As of right now I read two and half chapters of Peter Navarro book. So far the author explained why is China so successful in conquering one export market after another as well as the factors that enable China to dominate export markets. Navarro explains that China’s biggest advantage is the low price of their products as well as the low cost. However, the issue is how China was able to achieve this low production cost. Author explains that multimillion unemploed army of worker put downward pressurre on wages. Other factor, which is much more questionable is the forced prison labor and modern economic slave labor. This is combined with the fact that China gained access to modern technology and production processes by attracting forein direct investment. Modern technology allowed China to increase production and introduce economy of scales which in turn lower production cost. Furthermore, piracy of branded products and knockoffs helps Chinese economy to grow. Navarro explains that chinese government have no desire to stop these illigal and some times dangerous operations due to benefits (jobs…).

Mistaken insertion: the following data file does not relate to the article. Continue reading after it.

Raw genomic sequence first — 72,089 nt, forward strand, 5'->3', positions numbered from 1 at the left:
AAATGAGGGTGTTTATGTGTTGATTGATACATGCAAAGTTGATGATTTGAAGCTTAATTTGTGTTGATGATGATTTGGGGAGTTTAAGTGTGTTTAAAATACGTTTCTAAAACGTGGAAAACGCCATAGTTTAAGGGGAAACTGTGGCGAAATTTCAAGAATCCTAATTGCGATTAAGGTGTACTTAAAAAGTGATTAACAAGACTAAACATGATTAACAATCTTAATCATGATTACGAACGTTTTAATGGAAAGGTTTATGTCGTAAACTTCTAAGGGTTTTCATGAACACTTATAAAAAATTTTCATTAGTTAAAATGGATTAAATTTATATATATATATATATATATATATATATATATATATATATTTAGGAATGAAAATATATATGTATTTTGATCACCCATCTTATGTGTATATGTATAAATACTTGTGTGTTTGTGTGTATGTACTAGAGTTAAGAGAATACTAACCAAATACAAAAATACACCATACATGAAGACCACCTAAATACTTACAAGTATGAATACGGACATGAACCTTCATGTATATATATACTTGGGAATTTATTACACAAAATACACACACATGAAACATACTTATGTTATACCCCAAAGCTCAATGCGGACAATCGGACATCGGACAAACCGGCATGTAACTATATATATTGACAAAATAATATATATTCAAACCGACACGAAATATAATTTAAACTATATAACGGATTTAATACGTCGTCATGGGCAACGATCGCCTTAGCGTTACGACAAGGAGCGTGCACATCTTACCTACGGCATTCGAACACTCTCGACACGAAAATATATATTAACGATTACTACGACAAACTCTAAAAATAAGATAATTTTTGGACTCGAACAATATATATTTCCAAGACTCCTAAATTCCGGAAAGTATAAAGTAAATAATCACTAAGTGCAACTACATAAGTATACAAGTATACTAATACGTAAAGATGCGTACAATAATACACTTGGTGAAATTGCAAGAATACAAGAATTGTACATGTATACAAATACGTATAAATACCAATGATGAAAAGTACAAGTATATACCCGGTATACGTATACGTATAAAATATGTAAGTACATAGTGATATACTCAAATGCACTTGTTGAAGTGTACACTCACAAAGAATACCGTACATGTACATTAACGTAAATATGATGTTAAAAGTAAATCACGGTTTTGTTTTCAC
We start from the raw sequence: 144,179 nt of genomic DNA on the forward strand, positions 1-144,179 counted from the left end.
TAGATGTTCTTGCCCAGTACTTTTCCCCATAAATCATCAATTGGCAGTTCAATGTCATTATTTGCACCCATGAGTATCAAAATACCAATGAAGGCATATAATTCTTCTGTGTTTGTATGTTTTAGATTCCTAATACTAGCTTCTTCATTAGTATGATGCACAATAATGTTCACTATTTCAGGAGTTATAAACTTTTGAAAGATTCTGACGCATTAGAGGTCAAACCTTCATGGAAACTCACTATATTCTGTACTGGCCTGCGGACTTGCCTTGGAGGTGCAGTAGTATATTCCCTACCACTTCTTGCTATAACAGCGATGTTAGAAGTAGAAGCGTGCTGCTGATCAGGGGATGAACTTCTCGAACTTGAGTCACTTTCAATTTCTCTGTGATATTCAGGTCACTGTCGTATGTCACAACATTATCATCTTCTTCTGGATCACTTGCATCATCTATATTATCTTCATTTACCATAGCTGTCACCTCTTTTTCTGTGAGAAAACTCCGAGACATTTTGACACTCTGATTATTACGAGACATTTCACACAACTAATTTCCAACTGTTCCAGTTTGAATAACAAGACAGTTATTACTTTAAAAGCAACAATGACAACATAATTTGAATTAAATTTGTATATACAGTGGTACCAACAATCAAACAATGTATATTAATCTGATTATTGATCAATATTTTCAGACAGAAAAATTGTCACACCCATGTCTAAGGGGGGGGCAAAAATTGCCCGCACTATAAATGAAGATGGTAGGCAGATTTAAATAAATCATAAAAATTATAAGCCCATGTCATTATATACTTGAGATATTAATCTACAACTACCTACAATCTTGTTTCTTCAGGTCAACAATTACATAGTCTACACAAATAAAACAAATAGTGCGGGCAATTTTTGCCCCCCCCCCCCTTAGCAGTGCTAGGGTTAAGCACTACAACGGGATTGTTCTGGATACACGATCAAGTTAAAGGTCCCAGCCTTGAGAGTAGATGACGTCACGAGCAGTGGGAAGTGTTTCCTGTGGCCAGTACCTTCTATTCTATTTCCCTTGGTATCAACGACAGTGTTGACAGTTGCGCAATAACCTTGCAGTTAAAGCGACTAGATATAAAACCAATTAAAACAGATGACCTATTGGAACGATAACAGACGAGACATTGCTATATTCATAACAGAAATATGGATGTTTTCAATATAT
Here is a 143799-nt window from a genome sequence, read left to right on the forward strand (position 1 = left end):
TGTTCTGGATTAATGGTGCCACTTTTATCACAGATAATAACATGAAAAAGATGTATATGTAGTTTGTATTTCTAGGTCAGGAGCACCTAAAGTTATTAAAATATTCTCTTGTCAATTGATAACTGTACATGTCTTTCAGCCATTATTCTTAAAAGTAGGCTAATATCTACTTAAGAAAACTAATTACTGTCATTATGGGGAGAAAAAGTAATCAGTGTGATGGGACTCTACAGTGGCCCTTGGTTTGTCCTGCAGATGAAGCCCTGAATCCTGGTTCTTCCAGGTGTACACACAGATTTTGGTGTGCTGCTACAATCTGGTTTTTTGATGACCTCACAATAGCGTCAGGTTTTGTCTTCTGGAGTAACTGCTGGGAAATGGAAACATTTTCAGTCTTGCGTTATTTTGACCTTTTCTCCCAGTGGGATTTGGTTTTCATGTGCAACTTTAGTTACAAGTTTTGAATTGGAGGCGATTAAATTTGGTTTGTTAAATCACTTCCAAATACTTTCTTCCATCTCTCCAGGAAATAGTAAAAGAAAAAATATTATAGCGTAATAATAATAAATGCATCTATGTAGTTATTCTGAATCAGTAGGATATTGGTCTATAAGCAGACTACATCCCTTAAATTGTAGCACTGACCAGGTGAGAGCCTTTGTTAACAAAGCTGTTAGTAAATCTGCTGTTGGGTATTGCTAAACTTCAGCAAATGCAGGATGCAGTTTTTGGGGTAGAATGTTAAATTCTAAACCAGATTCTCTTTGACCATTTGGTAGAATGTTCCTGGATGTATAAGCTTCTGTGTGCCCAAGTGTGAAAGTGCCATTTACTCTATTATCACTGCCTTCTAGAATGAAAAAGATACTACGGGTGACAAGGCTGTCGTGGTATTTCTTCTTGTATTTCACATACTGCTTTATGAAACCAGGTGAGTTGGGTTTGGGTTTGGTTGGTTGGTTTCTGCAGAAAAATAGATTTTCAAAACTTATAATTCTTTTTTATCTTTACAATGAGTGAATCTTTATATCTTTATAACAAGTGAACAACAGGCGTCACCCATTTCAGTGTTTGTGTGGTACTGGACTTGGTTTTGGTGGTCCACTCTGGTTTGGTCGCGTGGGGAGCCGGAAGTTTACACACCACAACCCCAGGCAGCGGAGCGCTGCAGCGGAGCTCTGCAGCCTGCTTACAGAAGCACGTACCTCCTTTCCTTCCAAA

Although I think all these concerns have valid base, Peter Navarro did not mention the underlying factor of all of this. That is there is a demand for cheap goods and I think that where is a demand there is a supply. So, for example if people want exeptional quality shoes – China could provide only imitation of it, but no one would buy it becase people want exeptional quality. However, in these days people want cheap and cheap could mean lower, pottentionality harmful quality. Anyway, this book is very well writen with a clear point to make. Even though I only read little over 2 chapters, I pay closer attention to where products were made. That is how much this book can influence reader.

  36. Gregory McGuire